The companies taking part this year varied from performing arts colleges who have full facilities to high schools who don’t even have a Drama A Level, never mind performance facilities and yet the standard throughout was exceptional. One teacher commented that their arts provision in school is being squashed. They have nothing to support their company – no money, lights, stage or rehearsal space. They rely heavily on projects like this one to provide their students with drama opportunities. One student mentioned that it’s this kind of extra curricular provision that’s giving him and his friends the experience they need to be able to move forward and study performing arts at university.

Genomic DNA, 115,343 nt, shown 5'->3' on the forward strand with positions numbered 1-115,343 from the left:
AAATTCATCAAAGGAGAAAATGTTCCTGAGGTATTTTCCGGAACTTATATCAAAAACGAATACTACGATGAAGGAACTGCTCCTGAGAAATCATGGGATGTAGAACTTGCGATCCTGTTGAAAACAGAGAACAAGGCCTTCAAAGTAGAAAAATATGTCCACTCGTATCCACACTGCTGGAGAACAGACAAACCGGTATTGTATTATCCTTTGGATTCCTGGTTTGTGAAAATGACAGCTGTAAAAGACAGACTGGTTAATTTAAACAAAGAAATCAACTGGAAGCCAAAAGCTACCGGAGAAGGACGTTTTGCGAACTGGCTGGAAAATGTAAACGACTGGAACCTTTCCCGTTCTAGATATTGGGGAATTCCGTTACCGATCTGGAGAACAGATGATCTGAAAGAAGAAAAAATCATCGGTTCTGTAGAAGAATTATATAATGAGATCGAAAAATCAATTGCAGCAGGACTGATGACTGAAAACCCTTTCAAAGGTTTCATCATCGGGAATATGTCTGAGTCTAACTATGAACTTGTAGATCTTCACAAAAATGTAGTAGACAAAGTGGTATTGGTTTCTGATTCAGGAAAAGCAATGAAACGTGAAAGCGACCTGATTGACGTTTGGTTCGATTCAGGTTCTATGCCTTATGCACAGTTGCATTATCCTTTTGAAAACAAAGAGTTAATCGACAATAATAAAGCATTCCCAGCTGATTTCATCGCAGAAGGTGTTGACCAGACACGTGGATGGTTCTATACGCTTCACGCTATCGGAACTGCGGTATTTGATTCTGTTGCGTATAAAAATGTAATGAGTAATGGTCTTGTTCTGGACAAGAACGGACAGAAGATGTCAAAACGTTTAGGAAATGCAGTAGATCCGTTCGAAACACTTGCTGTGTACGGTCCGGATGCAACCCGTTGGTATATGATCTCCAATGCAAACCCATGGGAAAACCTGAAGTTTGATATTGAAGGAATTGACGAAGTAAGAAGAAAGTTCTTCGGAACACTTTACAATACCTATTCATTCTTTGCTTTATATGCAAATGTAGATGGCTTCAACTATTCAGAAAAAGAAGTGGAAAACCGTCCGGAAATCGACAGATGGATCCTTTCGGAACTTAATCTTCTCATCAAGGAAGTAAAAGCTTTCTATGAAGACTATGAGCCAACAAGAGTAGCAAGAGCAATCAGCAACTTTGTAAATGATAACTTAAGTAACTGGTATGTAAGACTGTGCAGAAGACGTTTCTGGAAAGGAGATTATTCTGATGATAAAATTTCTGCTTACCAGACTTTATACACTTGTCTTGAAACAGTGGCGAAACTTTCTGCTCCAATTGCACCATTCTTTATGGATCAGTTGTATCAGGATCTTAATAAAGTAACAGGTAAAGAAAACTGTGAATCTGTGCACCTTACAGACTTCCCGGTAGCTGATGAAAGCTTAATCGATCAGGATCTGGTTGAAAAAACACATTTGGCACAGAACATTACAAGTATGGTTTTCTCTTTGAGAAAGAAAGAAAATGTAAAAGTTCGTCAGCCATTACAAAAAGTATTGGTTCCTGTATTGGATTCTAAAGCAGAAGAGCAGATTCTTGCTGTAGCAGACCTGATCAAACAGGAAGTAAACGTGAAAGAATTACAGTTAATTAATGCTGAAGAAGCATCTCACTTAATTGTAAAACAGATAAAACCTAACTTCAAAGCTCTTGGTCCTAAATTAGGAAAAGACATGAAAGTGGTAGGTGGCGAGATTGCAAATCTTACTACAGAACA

For most of the participants it was their first experience of campus accommodation and for some it was the first time they had even visited a university. They experienced an exciting snapshot of a weekend in the life of a student and although the festival is not a regular student weekend, they still got to see how students might study, eat, sleep, socialize, work and perform together on such a vibrant campus. It was the perfect taster for arts students interested in pursuing a career in theatre and an exciting opportunity for Warwick Arts Centre to be able to demonstrate just how viable a career in the arts can be.